Why Music for Animals?
The Musical Times and Singing Class Circular published a short article titled “Music for Animals” in 1897. The article discussed various animals’ tastes in music–from dogs and elephants to lions and rats. There was a zoo elephant in Paris who had her own concert, a nobleman who hired an orchestra to play for his horses and lots of dogs who howled along with the piano.
Playing music for other animals isn’t anything new. As long as humans and other animals have lived together we’ve interacted with each other using music. There are the flutes of snake charmers, the melodies of milk maids, the songs of shepherds. And yet today, in the United States anyway, ‘music for animals’ tends to means a CD you put on the stereo when you’ve left the house so that your dog or cat or parrot feels calm. They are mostly Mozart or Bach.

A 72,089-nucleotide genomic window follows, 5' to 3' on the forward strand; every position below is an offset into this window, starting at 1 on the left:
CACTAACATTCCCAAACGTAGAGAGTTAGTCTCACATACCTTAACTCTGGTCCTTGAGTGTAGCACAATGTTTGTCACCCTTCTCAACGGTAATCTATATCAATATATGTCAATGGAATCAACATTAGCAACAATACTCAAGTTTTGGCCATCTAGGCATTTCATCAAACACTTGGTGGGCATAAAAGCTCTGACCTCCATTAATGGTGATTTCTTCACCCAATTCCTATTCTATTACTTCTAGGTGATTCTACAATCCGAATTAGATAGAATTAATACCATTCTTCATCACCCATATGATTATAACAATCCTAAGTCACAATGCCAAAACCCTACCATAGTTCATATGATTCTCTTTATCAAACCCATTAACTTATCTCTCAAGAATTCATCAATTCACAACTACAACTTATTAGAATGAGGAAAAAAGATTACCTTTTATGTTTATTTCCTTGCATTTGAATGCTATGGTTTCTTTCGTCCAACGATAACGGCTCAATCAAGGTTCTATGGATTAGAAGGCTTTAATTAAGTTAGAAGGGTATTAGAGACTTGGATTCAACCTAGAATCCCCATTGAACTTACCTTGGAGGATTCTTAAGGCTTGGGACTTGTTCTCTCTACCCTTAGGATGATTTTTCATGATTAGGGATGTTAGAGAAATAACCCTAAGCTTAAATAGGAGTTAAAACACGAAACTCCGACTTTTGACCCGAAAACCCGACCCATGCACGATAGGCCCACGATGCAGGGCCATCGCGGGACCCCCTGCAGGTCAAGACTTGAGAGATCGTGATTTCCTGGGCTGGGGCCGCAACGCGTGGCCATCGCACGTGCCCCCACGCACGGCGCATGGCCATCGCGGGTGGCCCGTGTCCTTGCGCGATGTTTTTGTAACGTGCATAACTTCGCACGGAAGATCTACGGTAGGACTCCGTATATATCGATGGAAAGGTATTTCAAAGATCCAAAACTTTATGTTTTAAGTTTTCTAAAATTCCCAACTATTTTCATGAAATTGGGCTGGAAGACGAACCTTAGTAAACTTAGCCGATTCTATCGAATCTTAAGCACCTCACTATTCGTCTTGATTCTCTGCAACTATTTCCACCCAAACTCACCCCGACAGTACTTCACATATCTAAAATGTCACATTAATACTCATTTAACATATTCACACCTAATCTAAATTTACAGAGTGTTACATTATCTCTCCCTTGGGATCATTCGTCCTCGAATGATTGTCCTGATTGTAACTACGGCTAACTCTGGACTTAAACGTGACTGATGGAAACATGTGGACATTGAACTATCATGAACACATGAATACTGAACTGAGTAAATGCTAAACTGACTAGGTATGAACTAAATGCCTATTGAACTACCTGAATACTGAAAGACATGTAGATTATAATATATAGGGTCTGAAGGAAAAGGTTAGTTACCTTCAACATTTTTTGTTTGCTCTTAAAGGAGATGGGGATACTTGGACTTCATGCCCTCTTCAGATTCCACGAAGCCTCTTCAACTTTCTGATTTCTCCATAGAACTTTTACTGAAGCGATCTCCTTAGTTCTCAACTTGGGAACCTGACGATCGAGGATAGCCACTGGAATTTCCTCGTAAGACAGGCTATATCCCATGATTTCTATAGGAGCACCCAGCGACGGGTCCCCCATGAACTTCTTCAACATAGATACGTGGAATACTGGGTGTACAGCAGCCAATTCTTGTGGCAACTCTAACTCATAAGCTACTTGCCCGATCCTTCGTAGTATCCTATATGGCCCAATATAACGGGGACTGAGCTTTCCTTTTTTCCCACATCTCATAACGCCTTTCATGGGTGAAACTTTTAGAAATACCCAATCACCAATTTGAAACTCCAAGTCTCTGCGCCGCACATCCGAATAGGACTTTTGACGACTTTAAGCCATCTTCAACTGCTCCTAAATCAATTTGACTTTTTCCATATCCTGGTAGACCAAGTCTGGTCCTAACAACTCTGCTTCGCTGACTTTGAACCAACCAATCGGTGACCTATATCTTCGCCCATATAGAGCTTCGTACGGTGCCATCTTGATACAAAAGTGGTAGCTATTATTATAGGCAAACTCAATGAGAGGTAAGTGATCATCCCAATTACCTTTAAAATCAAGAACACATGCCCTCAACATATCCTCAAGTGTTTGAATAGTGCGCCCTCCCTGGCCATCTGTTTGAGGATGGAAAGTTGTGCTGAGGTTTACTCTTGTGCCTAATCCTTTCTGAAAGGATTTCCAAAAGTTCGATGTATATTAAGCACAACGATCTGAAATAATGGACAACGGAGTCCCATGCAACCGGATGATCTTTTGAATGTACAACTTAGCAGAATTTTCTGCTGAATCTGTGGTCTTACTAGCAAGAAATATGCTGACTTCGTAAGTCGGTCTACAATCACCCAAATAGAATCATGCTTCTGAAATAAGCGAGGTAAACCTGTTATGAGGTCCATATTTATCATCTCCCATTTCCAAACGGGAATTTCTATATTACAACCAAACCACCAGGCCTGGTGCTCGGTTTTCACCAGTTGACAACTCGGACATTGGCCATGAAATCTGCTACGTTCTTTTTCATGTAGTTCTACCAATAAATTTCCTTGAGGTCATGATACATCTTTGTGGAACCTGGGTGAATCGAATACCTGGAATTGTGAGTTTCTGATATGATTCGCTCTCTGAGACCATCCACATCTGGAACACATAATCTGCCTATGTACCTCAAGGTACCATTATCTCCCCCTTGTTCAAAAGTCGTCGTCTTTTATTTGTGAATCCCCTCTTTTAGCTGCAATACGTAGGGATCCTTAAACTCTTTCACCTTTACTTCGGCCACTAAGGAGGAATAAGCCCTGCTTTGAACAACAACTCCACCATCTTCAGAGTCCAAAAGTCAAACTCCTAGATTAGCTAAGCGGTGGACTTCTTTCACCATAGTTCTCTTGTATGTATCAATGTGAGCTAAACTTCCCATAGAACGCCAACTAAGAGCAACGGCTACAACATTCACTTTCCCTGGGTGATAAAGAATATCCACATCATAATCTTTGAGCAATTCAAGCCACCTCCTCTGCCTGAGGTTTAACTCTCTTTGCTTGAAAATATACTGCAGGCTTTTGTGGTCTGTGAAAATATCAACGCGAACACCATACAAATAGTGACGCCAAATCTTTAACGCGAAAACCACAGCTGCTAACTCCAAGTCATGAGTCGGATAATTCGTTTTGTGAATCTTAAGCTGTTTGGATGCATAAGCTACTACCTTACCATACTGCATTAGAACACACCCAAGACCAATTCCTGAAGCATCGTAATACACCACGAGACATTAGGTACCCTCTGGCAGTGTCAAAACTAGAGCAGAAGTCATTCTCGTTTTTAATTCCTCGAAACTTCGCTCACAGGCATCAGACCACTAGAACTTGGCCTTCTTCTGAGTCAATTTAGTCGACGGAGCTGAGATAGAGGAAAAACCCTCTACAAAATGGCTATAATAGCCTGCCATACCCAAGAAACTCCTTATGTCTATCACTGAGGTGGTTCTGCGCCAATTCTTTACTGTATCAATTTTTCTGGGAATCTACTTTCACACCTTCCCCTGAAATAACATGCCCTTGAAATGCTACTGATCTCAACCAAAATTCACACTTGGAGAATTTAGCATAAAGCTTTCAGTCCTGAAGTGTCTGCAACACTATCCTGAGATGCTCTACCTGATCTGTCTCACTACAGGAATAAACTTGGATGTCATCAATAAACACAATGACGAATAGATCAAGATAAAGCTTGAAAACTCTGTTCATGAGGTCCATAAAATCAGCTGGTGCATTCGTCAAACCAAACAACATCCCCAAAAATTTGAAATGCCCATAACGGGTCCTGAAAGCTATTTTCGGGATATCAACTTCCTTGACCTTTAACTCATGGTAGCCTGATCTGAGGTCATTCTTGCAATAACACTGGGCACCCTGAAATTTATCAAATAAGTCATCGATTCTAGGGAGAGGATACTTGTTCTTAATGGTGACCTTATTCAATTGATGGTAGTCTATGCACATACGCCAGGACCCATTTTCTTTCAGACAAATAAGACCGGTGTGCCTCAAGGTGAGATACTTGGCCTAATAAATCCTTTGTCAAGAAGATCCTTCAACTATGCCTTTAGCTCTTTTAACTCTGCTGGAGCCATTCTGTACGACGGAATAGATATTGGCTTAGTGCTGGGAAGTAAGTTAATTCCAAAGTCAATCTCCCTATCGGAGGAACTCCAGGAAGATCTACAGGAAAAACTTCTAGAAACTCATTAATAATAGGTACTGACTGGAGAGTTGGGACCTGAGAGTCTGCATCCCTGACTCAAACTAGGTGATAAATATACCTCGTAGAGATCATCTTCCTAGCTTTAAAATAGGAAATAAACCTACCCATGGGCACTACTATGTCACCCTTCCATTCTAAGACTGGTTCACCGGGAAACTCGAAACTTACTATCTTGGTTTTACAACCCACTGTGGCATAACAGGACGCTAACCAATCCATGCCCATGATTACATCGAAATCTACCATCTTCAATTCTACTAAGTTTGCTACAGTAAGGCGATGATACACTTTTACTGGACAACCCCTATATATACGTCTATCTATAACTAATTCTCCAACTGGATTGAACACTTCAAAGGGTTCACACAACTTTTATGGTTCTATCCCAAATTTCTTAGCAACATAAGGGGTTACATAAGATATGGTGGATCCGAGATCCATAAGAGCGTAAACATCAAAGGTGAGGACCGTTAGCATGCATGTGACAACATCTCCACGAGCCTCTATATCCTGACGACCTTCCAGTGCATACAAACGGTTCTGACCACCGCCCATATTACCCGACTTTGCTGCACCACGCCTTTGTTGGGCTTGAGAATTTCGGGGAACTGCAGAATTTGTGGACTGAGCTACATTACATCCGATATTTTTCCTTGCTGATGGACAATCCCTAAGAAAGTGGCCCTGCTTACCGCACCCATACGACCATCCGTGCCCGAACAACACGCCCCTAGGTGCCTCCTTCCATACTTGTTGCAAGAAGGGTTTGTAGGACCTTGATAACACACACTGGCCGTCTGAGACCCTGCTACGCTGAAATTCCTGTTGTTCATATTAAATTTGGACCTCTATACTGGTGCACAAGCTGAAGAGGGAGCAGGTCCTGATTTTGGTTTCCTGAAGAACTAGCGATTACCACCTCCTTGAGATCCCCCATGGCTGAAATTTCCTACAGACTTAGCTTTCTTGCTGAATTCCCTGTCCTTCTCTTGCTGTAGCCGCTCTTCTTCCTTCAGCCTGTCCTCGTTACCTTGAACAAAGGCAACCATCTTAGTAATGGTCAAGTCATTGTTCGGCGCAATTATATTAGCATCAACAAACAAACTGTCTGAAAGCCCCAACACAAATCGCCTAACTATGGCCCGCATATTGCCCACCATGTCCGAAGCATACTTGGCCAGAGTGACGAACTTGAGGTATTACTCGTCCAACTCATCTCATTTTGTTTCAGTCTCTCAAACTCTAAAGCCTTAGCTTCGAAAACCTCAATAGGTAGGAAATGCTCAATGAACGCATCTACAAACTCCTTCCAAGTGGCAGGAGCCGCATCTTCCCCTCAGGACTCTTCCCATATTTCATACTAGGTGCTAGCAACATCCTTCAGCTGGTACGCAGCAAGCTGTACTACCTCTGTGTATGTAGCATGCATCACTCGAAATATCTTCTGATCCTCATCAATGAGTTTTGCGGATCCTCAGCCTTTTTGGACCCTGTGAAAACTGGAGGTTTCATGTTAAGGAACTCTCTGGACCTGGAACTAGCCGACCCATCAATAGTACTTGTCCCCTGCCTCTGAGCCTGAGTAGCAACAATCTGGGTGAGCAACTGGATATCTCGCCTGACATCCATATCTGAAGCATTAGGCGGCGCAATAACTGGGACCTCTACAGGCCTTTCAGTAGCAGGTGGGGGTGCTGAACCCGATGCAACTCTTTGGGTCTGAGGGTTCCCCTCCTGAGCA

I never really bought the idea that nonhumans only like classical music though. Individual animals have tastes, just like we do. There is likely no “music for dogs” just as there is no “music for humans.” There are things we can hear and certain decibel levels that hurt our ears–but beyond that, species level music doesn’t make a whole lot of sense.
I also got curious about what it would be like to play shows for animals who are normally shows themselves. What might we learn about them as individuals? What might we learn about us?
Nothing exposes the limits of the human imagination more than imagining what it is like to be someone else. Particularly if that someone else is nonhuman.
With this in mind, I have been putting together a series of concerts for other animals.
Laurel Braitman, December 2014